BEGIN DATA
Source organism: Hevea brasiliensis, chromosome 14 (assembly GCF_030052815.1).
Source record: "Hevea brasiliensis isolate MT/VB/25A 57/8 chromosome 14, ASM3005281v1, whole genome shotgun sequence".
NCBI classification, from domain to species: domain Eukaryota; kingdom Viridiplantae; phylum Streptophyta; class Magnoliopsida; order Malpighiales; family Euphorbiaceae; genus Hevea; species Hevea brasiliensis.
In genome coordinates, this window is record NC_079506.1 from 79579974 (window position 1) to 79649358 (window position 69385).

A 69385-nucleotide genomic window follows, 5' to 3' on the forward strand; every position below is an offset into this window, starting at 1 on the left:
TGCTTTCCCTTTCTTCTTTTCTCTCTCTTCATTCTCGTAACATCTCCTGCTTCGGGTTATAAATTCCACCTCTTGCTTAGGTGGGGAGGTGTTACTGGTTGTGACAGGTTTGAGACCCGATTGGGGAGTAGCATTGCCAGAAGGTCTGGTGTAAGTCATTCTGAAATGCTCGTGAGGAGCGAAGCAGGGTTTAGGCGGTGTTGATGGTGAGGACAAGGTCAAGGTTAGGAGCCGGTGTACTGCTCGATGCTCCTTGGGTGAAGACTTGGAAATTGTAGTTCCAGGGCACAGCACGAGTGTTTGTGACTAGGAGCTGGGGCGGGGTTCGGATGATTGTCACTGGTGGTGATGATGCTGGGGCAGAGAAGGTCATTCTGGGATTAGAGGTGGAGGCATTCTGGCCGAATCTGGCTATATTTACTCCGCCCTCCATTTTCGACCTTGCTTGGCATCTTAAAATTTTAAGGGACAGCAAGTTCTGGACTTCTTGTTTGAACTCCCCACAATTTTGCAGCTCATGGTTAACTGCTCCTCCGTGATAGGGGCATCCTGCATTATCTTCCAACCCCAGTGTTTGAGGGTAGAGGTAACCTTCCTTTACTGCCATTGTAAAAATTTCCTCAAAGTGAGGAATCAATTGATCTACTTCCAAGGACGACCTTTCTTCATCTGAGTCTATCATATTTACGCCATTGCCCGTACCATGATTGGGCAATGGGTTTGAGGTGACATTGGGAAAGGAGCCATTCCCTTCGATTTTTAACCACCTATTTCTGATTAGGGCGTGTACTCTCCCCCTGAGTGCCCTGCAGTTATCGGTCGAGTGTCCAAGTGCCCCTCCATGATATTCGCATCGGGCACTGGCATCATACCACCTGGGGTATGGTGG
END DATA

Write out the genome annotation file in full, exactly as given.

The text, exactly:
Source organism: Hevea brasiliensis, chromosome 14 (assembly GCF_030052815.1).
Source record: "Hevea brasiliensis isolate MT/VB/25A 57/8 chromosome 14, ASM3005281v1, whole genome shotgun sequence".
NCBI classification, from domain to species: domain Eukaryota; kingdom Viridiplantae; phylum Streptophyta; class Magnoliopsida; order Malpighiales; family Euphorbiaceae; genus Hevea; species Hevea brasiliensis.
In genome coordinates, this window is record NC_079506.1 from 79579974 (window position 1) to 79649358 (window position 69385).

A 69385-nucleotide genomic window follows, 5' to 3' on the forward strand; every position below is an offset into this window, starting at 1 on the left:
TGCTTTCCCTTTCTTCTTTTCTCTCTCTTCATTCTCGTAACATCTCCTGCTTCGGGTTATAAATTCCACCTCTTGCTTAGGTGGGGAGGTGTTACTGGTTGTGACAGGTTTGAGACCCGATTGGGGAGTAGCATTGCCAGAAGGTCTGGTGTAAGTCATTCTGAAATGCTCGTGAGGAGCGAAGCAGGGTTTAGGCGGTGTTGATGGTGAGGACAAGGTCAAGGTTAGGAGCCGGTGTACTGCTCGATGCTCCTTGGGTGAAGACTTGGAAATTGTAGTTCCAGGGCACAGCACGAGTGTTTGTGACTAGGAGCTGGGGCGGGGTTCGGATGATTGTCACTGGTGGTGATGATGCTGGGGCAGAGAAGGTCATTCTGGGATTAGAGGTGGAGGCATTCTGGCCGAATCTGGCTATATTTACTCCGCCCTCCATTTTCGACCTTGCTTGGCATCTTAAAATTTTAAGGGACAGCAAGTTCTGGACTTCTTGTTTGAACTCCCCACAATTTTGCAGCTCATGGTTAACTGCTCCTCCGTGATAGGGGCATCCTGCATTATCTTCCAACCCCAGTGTTTGAGGGTAGAGGTAACCTTCCTTTACTGCCATTGTAAAAATTTCCTCAAAGTGAGGAATCAATTGATCTACTTCCAAGGACGACCTTTCTTCATCTGAGTCTATCATATTTACGCCATTGCCCGTACCATGATTGGGCAATGGGTTTGAGGTGACATTGGGAAAGGAGCCATTCCCTTCGATTTTTAACCACCTATTTCTGATTAGGGCGTGTACTCTCCCCCTGAGTGCCCTGCAGTTATCGGTCGAGTGTCCAAGTGCCCCTCCATGATATTCGCATCGGGCACTGGCATCATACCACCTGGGGTATGGTGG